<p>3) If you want a career in academia, going to the "mediocre" canadian school might be best. almost all colleges pay for students to get their masters or ph.d.'s in academic fields, like history.</p>

<p>4) if you want to go to law school school you should go to the cheap option. if you want to go to med school go with northwestern. you most likely can find someone to pay for your med school debt after you're actually a doctor. not likely in law. also, you will be able to get into law school SOMEWHERE if you are even an average student at an average school. not so for med school--and i'll go out on a limb and guess northwestern has better med school placement than whichever canadian school your interested in.</p>

<p>I concur with what was said above. If you have to, go to a mediocre school and transfer to a better Canadian school. If you plan on attending graduate or professional schools upon graduation, you will be glad that you don't have a lot of debt caused by undergraduate studies.</p>

<p>50000+ debt is never remotely justified for an "undergrad experience". However if you family is able and willing to foot this debt, well.....</p>

If you are planning to get an undergrad degree in econ and then go on to graduate school in economics, I have a few anecdotes that may be relevant to you--except that I don't know how your international status affects things. These little stories are based on the experiences of my H, an econ prof for many years.</p>

<li><p>My H obtained an undergraduate economics degree from a mid-ranked state public flagship. No well-known, much less famous, econ professors there, but there were research opps that H took full advantage of. He was an excellent student, performed well at his research job and earned very good letters of rec. He was accepted to quite a few of the top econ PhD programs in the US, and chose one in the top 10 that guaranteed him paid RA positions for all of grad school, and waived all tuition and fees. He graduated with a PhD from a top school without one penny of debt--a good thing, because starting professor salaries are lousy. On the other hand, he could have chosen a better-paying job straight out of grad school if he had gone into industry, government or quasi-government (Fed. Reserve Bank, IMF, etc.) If he had accrued a lot of student debt, he might have been forced to choose one of the non-academic offers, which were less to his liking. </p></li>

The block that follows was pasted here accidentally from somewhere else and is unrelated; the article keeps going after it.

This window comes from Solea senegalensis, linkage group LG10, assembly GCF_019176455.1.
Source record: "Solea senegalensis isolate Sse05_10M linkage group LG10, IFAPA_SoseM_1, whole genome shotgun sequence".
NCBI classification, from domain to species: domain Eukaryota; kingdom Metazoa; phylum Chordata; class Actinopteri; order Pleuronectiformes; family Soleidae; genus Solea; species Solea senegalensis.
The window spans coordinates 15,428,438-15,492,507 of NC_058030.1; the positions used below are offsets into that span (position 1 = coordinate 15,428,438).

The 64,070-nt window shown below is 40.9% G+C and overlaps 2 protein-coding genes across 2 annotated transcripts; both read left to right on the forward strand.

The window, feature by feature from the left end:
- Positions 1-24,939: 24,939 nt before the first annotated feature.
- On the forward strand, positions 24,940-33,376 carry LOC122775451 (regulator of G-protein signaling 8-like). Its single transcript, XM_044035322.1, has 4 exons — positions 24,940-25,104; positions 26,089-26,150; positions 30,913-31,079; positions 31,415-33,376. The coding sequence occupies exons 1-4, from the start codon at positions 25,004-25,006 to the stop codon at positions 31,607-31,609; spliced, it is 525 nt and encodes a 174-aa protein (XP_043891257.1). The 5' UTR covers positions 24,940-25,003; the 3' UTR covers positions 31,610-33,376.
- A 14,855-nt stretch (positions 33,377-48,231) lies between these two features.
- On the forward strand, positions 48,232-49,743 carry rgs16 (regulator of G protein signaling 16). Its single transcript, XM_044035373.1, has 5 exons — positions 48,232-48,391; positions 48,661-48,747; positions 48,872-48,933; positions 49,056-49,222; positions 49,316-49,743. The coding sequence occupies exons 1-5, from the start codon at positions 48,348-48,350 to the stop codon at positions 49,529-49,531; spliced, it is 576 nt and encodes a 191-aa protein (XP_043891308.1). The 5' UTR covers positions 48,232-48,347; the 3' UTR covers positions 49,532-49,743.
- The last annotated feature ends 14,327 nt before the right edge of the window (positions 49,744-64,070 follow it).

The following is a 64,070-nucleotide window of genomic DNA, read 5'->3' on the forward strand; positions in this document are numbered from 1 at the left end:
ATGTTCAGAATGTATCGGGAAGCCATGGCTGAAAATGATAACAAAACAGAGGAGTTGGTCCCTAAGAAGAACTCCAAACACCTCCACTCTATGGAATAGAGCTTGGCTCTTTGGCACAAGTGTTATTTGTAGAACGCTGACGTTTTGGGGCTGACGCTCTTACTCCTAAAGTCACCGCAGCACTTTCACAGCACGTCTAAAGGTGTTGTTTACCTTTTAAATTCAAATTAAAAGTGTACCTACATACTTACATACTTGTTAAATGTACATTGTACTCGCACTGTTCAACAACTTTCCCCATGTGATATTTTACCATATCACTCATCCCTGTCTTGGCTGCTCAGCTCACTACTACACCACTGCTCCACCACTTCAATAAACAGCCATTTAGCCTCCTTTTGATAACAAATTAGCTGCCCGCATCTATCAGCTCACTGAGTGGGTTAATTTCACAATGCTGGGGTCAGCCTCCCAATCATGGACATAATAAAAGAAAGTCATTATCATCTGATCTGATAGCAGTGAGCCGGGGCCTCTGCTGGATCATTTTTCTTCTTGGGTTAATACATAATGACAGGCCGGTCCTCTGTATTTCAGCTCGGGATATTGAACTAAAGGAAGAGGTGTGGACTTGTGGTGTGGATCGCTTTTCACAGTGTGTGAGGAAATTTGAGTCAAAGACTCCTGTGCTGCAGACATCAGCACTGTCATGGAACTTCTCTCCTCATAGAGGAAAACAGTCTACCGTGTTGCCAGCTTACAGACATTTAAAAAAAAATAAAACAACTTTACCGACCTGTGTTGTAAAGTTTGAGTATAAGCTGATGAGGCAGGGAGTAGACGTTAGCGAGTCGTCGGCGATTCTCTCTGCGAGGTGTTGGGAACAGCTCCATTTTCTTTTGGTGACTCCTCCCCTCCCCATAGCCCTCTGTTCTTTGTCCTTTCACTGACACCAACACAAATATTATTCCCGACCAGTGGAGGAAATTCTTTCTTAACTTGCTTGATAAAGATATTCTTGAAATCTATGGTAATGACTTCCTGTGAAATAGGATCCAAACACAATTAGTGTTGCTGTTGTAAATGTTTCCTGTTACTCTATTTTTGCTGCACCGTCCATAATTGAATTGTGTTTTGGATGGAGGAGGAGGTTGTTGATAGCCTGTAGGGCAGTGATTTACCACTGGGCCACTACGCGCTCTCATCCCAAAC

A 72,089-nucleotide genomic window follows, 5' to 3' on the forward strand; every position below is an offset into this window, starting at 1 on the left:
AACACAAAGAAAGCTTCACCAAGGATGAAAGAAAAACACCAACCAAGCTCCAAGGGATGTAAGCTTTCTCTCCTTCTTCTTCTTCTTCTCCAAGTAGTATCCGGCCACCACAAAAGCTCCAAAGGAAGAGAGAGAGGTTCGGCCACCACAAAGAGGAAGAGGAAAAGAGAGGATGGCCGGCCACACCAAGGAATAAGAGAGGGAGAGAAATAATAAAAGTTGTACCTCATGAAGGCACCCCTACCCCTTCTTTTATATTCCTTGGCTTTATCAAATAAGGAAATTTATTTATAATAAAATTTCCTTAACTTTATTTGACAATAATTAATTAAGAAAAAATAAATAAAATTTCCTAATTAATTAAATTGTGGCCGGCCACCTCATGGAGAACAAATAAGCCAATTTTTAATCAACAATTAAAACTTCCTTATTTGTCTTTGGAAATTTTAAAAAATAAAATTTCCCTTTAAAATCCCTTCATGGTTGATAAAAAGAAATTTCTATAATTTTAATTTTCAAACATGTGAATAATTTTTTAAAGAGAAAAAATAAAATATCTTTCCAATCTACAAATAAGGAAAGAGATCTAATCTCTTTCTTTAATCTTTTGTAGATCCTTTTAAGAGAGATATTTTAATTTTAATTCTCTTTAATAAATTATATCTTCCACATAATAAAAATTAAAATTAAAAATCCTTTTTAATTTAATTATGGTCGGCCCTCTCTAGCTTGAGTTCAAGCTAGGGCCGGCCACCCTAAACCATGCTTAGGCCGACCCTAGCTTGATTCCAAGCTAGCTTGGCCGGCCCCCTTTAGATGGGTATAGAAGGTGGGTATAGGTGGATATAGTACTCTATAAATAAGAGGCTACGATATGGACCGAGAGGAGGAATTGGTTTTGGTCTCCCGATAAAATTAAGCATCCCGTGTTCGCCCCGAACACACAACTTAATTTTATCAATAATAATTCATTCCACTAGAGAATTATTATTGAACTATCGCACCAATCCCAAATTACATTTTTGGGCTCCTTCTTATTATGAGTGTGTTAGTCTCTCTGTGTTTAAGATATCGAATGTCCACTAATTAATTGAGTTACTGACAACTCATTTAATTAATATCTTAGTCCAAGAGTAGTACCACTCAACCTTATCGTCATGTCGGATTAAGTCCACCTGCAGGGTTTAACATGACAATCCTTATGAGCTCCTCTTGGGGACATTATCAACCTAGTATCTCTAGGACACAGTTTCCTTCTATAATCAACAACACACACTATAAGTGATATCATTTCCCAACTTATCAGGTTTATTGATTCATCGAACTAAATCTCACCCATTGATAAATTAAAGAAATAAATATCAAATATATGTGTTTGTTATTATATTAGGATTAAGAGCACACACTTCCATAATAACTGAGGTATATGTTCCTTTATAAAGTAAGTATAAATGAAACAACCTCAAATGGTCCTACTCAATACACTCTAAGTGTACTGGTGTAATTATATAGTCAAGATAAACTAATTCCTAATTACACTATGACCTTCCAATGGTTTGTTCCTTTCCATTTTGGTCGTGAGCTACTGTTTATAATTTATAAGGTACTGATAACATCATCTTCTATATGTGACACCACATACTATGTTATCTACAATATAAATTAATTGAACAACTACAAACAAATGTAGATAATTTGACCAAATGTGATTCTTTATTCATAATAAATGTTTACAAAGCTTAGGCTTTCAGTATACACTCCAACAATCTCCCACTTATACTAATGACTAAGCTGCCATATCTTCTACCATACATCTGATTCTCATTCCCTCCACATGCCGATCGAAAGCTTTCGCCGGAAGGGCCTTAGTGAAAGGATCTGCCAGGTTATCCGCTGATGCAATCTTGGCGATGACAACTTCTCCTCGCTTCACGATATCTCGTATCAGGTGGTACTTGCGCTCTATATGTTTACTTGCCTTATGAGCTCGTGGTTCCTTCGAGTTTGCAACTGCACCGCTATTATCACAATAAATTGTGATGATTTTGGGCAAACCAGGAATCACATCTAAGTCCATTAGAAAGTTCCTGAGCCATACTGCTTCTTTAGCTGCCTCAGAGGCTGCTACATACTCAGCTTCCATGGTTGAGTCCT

<li><p>When H was a prof at a different mid-level state flagship some years ago, he had an undergrad student he thought very highly of. He wrote letters of rec to every prominent prof he knew, and the student was accepted to the PhD program at one of the "top 3" Ivy institutions so well-known here on cc. That man is now a tenured full prof at a different Ivy. He wasn't held back by his "mediocre" undergrad institution.</p></li>
<li><p>Last week, H attended the 'senior honors thesis' presentations of his students at yet another state flagship public (these are students in the Honors College). He was really impressed by how good they were, and told me he is convinced the top students at this mid-level public are just as good at the TOP students at any school. Since he was dept chair for many years, and head of the hiring committee for many others, he has had plenty of opportunity to assess the training and talents of economists from institutions of every stripe. </p></li>

<p>I'm not going to pretend I think any other school is just as good for you as Northwestern. If you have the money, or you have grandparents who will gift you the money, or you win the lottery this week, go to NU. But if you can't afford it, you can't afford it. That's life. No sane person goes into 100K debt for undergraduate school. If you must attend a "mediocre" institution, make sure you stand head and shoulders above the average student; get noticed for your drive and your maturity as well as your brains. Get to know profs who can help you out for recs. Do research during the academic year and the summer. Your own attitude and behavior will prove to be the defining factors of your undergraduate years.</p>

<p>I have another comment inspired by your situation, ChenChen, but not really directed towards you because it is too late for you. I notice you applied to NU even though you are not eligible for need-based financial aid. Did you apply to some of the other high ranking privates that award merit scholarships? I advise all who have top records and whose families will not qualify for need-based aid, but who nonetheless cannot or will not cough up 200K for undergraduate education, to throw some merit-awarding schools into your application mix. We are a "full-pay" family, so my son concentrated on merit awarding schools when he filed his apps this year. He will attend a "top 20" private next year with a merit scholarship worth about 40K per year, renewable for four years. He did NOT apply to NU even though we looked at it, simply because they do not award any merit money (his choice; he is a natural cheap-skate, we have discovered).</p>

<p>Good luck to you. Please keep in mind that the four years you spend as an undergraduate can be very important, but many, many successful people do not attend illustrious institutions as undergraduates. Debt is confining, limiting, even crippling. Play the college game smart.</p>

<p>Thanks to everyone for taking the time to reply. I think I have much more to go on to make my decision now. Just to clarify, the reason I applied to NU and other colleges without applying for finaid was because I grossly underestimated the cost of attending private universities in the states. </p>

<p>"Can't you transfer to UT or better Canadian school after your first year? I am shocked that you didn't get into UT or the like as my two sisters went there and at least one of them wouldn't have gotten into any top-30 US schools. Very strange how different system works so differently."</p>

<p>Actually, Samlee, the rejection was from UBC, but I don't expect an acceptance from UofT either because their standards are about the same and UBC is lower ranked than UofT.</p>